Aggregation and Urban Misdemeanors

By Natapoff, Alexandra | Fordham Urban Law Journal, March 2013 | Go to article overview

Aggregation and Urban Misdemeanors


Natapoff, Alexandra, Fordham Urban Law Journal


ABSTRACT

The urban misdemeanor process relies on a wide variety of informal groupings and aggregations. Order maintenance police arrest large numbers of people based on neighborhood, age, race, and other generalizations. Prosecutors and public defenders resolve entire classes of minor plea bargains based on standard local practices and pricing. Urban courts process hundreds of cases en masse. At each stage, the pressure to aggregate--to treat people and cases by group--weakens and sometimes eliminates individuated scrutiny of defendants and the evidence in their cases; people are largely evaluated, convicted, and punished by category and based on institutional habit. This wholesale process of creating criminal convictions in the aggregate is in deep tension with core precepts of criminal law, most fundamentally the idea that criminal guilt is an individuated concept reflecting the defendant's personal culpability.

This Article traces the influence of different sorts of aggregation through each step of the urban misdemeanor process, demonstrating how that process has effectively abandoned the individuated model of guilt and lost many of the essential characteristics of a classic "criminal" system of legal judgment. It then explores civil scholarship's insights into the substantive power that informal aggregations can exert over liability rules and outcomes, in particular how mass settlement scenarios can generate no-fault liability regimes with high risks of fraud. The Article concludes that the misdemeanor system as it currently stands does not function as a traditional "criminal" system of judgment in large part because aggregation erodes the substantive content of criminal convictions.

Introduction
  I. The Anti-Aggregation Principle in Criminal Law
       A. Theoretical Commitments to Individuation
       B. Substantive Individuation in Criminal Law
       C. Procedural Individuation
       D. Aggregation at Sentencing
       E. Permissible Procedural Aggregation
 II. Informal Aggregation
III. Informal Aggregation in the Urban Misdemeanor Process
       A. Policing
          1. Aggregation in Stops
          2. Aggregation in Arrests
       B. Bail
       C. Prosecutorial Screening
       D. Defense Counsel: "Meet 'Em and Plead 'Em"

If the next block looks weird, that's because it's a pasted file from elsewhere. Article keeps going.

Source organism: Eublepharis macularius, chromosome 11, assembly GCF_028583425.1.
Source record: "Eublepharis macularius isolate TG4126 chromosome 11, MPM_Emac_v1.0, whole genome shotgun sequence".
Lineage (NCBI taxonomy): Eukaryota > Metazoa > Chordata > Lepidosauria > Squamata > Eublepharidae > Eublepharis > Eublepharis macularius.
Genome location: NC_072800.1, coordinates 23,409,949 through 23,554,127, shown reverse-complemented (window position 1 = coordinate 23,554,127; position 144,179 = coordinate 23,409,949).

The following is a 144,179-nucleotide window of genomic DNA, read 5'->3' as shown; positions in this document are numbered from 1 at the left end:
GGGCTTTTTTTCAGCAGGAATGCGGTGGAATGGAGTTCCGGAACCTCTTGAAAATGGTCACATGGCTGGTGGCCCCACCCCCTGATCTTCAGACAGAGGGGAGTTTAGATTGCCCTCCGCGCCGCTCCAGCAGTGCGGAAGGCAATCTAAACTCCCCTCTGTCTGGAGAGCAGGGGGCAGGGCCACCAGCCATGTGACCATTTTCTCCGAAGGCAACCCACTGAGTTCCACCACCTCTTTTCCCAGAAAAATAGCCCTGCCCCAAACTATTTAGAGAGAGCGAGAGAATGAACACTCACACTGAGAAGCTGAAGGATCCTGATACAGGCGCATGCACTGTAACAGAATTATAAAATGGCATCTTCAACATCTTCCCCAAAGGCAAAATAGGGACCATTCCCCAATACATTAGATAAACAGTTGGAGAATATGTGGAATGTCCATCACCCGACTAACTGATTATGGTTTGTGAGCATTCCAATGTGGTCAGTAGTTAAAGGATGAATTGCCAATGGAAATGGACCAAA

Lawyering
       E. Off-the-Rack Plea Bargains
       F. Judges and the Mass Court Process
       G. The Defendant
 IV. The Substantive Effects of Informal Aggregation: Lessons
       from the Civil Side
       A. The Power of Affirmative Informal Aggregation
       B. How Mass Representation Erodes Fault
  V. The Oxymoron of Aggregate Criminal Guilt
Conclusion

INTRODUCTION

The concept of criminal guilt is fundamentally individuated. The idea that someone is "guilty"--that he or she "committed a crime"--refers inexorably to that particular individual and his or her actions and intentions. Not all criminal legal concepts are individuated in this way. Sentencing categories, CompStat policing, even inferences about probable cause or reasonable suspicion often rest quite properly on categorical reasoning and generalizations about human behavior. But the ultimate determination of personal guilt is special. It constitutes a unique sort of statement about individual action and culpability, the polar opposite of "guilt by association." Likewise, the consequences of a conviction--punishment, stigma, and other burdens--are justified largely by reference to the notion that a particular criminal offender personally deserves those burdens. In the simplest terms, we are permitted to punish "criminals"--people who have sustained convictions--because getting convicted indicates that a particular person did something that can and should be punished.

Because of the individualized nature of the underlying concept of criminal liability, the basic rules and procedures by which liability is imposed are themselves strongly individuated. They are designed, at least in theory, to ensure that convictions properly attach to the individuals who actually committed particular crimes. …

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